“I hope asking this question on a national platform elevates the importance of this issue and puts it on the radar of those with the power to positively effect change,” Medina said after the event. He said the Census Bureau plans to collect data on same-sex partners. “However, this question does not gain information about transgender people or LGBTQ people who are single or not living with a same-gender partner.”
Hyatte, who studied journalism as an undergrad, was appreciative of the opportunity to become directly engaged in the electoral process. When she chose UCLA for graduate school, “I didn’t even know we would be able to participate in something like this.”
Reflecting on the experience afterward, Hyatte said, “I think a lot of the candidates may want to brush up more on informing themselves about the issues that are happening in the LGBTQ community.” At the same time, the forum — which was held the day before the 31st annual National Coming Out Day — was also instructive for her.
“Just for myself, sitting in the audience, there were questions brought up that I didn’t even think about asking, and it makes me think, ‘Wow, I want to look more into that and really see what’s going on,’” she said. “It makes me think about how I can also include LGBTQ issues into my research on education policy because I think that’s also relevant.”
Relevance was key for Seker as well. “Within public affairs classes, we’re constantly learning about the vast array of issues that plague our society and the institutions and their history that perpetuate them.” The town hall demonstrated how diverse and multifaceted the LGBTQ community is, she said, and it highlighted a number of LGBTQ-related issues and concerns “that find their roots in a myriad of intersecting oppressive systems.”
Being within the Luskin School means a nearly constant stream of interesting opportunities for political engagement, Seker said a few days after the forum. “The fact that this was only during Week 2 of fall quarter makes me eager and excited for all the future opportunities and events the Luskin School will offer me throughout the rest of this school year.”
And Seker is right — UCLA Luskin will host a full calendar of public events and politics-related opportunities for students and alumni through Election Day 2020.
Join Ian Holloway, associate professor of social welfare and director of the Hub for Health Intervention, Policy and Practice at UCLA, as he shares his research on tobacco use among LGBTQ Californians in conjunction with the Great American Smokeout. Press conference will be followed by a Big Queer Convo community forum. In addition to Holloway, participants include:
~ We Breathe: Supporting Tobacco-Free LGBTQ Communities
~ Out Against Big Tobacco Coalition – EQCA
~ TransLatina Coalition
~ Latino Equality Alliance
~ L.A. Department of Public HealthDr. Michael Ong – Professor, Medicine & ~ Health Policy and Management at UCLA, and Chair for California’s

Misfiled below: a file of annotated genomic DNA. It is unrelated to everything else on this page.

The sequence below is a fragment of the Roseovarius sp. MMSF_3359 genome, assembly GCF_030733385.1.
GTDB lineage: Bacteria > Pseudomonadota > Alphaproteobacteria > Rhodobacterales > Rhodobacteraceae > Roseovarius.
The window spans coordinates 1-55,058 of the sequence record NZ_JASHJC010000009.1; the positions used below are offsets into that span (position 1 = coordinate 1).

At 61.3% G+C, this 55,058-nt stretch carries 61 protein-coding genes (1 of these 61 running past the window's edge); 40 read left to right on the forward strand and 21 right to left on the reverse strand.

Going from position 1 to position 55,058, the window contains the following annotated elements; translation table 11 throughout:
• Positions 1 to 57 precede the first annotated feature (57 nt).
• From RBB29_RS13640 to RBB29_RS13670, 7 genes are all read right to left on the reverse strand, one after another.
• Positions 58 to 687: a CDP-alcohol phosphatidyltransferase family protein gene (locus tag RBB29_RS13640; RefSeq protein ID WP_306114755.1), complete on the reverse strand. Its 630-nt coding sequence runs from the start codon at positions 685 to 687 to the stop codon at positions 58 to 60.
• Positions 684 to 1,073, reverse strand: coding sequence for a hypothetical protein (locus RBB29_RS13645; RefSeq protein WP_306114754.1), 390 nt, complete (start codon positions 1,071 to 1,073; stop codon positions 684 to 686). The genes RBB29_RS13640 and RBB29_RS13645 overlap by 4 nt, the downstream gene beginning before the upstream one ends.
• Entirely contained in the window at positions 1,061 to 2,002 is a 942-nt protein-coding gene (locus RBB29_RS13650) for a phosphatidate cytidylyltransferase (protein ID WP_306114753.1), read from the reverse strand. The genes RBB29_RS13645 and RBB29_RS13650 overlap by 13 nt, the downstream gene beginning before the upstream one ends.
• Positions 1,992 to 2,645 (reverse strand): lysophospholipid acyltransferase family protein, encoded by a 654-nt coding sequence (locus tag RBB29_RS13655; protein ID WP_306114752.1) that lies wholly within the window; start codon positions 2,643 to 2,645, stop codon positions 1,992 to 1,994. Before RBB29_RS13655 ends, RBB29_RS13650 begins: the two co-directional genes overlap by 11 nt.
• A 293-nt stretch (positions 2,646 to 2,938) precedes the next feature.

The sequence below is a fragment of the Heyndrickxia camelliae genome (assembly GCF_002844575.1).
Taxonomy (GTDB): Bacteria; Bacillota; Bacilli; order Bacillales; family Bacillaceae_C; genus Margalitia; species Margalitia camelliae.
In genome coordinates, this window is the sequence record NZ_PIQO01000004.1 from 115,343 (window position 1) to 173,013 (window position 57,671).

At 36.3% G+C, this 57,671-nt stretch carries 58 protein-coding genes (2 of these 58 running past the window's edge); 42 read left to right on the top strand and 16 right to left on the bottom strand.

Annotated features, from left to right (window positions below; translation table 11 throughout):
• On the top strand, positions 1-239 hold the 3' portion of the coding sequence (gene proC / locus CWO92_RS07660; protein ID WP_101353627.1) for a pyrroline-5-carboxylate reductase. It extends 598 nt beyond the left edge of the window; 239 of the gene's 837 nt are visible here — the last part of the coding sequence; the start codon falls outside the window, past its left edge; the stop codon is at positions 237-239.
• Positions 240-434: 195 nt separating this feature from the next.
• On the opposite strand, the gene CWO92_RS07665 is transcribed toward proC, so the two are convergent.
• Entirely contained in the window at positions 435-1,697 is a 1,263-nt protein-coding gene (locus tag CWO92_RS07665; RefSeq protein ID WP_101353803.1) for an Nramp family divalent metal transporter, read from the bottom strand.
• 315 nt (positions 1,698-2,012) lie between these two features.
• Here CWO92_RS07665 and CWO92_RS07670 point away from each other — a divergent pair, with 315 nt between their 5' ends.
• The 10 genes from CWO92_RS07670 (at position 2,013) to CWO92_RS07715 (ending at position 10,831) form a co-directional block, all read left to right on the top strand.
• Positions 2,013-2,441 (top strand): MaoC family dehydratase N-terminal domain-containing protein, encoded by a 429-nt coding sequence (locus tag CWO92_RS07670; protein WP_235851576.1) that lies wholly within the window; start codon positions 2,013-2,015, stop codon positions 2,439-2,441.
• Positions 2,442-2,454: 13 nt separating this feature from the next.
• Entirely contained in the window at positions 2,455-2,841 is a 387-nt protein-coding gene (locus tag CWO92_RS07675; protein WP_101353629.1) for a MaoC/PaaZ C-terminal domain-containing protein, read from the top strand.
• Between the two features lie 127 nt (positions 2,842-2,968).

~ Tobacco Education and Research Oversight Committee
~ LGBTQ advocates
Ian Holloway, associate professor of social welfare, has received an Avenir Award of more than $2 million from the National Institute on Drug Abuse to advance his research into health interventions for LGBTQ communities. Holloway leads a UCLA team that is developing a social media tool designed to offer highly personalized health information to prevent substance abuse and HIV infection among gay men. Under a previous grant, the researchers built a library of nearly 12,000 data points made up of text phrases and emojis that correlate with offline health behaviors. Holloway’s Avenir Award will be used to create a machine-learning system that will monitor social media interactions with participants’ consent, then send customized health reminders and other alerts via an app. The team’s goal is to develop a wide-reaching and cost-effective tool to promote public health, said Holloway, director of the Hub for Health Intervention, Policy and Practice at UCLA Luskin. The Avenir Awards, named for the French word for “future,” provide grants to early-stage researchers who propose highly innovative studies, particularly in the field of HIV and addiction.
Ian Holloway, associate professor of social welfare, spoke with NBC News about Tinder’s new personal security feature aimed at protecting users in countries that are hostile to LGBTQ communities. In these countries, the dating app will keep gender identity and sexual orientation private and will prompt travelers to take other precautions. Noting that the LGBTQ community uses dating apps at a relatively high rate, Holloway welcomed the new protections but said apps that specifically cater to gay users face additional challenges. “Tinder’s Traveler Alert is a great idea, but I wonder how it would translate to LGBTQ-specific platforms, where people know others’ sexuality by virtue of being on those apps,” he said.